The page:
EDITORIAL: North Okanagan students are finding a voice

North Okanagan teens, as well as those across B.C., walked out of class Friday to have their say.

North Okanagan teens, as well as those across B.C., walked out of class Friday to have their say.

And while some parents may have wrestled with their children missing the last hour of their studies or they had philosophical differences with their kids’ support of teachers, it was a legitimate protest.

After all, both the teachers and the provincial government go on at length about how they have the best interests of students in mind. But if they did, this dispute wouldn’t have got as far as it has. Both sides would have sat down, tried to find some middle ground and toned down the name-calling — something we encourage our children to do when conflicts arise.

Missing throughout the dialogue has been our youth — those who are directly impacted by the inflexible attitudes of the B.C. Teachers Federation and Education Minister George Abbott. Because they are there every day, students can bring a unique perspective on what happens in classrooms.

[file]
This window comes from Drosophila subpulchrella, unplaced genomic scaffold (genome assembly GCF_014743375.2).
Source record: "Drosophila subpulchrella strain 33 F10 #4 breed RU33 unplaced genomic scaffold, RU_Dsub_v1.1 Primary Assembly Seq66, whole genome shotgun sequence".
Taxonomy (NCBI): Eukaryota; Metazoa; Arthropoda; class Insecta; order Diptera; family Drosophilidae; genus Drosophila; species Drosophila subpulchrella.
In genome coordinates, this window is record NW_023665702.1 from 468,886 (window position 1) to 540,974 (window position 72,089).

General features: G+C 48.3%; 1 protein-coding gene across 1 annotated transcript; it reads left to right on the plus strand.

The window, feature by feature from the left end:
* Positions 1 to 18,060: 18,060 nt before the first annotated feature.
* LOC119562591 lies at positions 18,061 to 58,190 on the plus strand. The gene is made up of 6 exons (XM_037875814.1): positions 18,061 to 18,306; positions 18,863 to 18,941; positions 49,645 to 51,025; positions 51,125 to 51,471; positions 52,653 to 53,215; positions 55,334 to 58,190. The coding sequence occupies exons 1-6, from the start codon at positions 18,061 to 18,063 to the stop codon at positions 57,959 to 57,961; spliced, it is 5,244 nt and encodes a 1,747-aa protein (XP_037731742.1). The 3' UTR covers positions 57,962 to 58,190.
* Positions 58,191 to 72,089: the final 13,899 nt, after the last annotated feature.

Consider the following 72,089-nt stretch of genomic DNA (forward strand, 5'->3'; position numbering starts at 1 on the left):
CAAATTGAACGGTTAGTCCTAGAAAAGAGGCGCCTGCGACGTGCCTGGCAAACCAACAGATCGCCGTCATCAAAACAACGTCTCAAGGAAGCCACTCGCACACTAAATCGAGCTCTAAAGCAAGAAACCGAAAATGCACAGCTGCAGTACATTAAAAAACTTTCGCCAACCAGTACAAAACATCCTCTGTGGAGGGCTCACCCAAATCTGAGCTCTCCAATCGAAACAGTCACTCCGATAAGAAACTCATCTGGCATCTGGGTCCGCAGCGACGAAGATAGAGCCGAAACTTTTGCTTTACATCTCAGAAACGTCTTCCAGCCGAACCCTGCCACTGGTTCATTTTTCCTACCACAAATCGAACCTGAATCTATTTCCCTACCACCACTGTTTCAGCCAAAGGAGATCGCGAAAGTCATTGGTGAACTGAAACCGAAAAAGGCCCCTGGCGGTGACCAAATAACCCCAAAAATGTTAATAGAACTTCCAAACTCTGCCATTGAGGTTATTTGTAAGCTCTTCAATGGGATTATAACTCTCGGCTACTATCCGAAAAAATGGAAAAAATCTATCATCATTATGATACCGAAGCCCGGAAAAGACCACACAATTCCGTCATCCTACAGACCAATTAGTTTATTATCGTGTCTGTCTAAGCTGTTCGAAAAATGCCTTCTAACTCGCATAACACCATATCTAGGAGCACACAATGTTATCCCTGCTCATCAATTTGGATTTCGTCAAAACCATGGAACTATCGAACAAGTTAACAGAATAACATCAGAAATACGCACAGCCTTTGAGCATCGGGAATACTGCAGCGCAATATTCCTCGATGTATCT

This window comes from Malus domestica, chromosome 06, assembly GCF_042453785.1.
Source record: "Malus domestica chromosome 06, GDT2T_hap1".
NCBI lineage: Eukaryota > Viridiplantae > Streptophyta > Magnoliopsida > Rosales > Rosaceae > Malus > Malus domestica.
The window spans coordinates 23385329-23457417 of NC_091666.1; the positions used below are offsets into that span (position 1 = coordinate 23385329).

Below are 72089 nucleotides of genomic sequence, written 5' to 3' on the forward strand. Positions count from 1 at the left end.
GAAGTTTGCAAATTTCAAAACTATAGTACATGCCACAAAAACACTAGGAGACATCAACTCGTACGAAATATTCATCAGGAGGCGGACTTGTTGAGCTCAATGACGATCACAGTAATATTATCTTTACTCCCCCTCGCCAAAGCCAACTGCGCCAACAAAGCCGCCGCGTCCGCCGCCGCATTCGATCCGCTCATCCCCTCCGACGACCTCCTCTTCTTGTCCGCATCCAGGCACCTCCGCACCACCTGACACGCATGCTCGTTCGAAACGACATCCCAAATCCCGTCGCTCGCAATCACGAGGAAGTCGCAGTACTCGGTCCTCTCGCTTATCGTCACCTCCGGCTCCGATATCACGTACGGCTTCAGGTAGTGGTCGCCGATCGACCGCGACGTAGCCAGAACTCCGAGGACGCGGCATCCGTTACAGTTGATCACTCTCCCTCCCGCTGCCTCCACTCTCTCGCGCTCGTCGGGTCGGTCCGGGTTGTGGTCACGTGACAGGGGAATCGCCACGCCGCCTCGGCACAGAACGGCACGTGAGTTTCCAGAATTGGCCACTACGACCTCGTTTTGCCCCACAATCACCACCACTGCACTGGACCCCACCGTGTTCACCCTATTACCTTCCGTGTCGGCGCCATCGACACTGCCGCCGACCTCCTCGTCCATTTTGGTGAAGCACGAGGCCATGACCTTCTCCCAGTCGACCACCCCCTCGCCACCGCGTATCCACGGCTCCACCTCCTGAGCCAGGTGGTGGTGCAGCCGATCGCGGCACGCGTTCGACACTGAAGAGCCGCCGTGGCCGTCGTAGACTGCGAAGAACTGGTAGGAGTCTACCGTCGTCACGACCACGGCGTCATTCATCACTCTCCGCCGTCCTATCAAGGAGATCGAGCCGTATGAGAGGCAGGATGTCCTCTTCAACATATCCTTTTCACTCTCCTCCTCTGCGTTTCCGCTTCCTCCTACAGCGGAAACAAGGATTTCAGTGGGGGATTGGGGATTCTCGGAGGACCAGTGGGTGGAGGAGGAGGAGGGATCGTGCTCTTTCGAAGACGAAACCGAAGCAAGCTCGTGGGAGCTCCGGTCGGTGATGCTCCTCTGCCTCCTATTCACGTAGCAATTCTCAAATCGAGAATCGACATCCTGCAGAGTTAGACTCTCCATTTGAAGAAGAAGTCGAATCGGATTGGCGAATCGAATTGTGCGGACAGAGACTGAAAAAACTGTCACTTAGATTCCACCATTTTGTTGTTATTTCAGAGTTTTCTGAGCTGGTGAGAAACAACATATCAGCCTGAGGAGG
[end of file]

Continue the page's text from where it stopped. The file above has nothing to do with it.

Now Friday’s rallies were organized by students who support the teachers, and that is not surprising given the close relationships teens can develop with their teachers. But there are also students who have looked at the situation and have concerns about the union’s demands, particularly a wage hike.

If adults can learn anything, it’s that our youth aren’t just fixated on the latest technological gadget before them. They are inquisitive about the world around them. They are speaking up and finding a voice.

And given that they are going to be our future teachers, politicians, parents and business leaders, we should be encouraging them to embrace the democratic process and become active.

—The Morning Star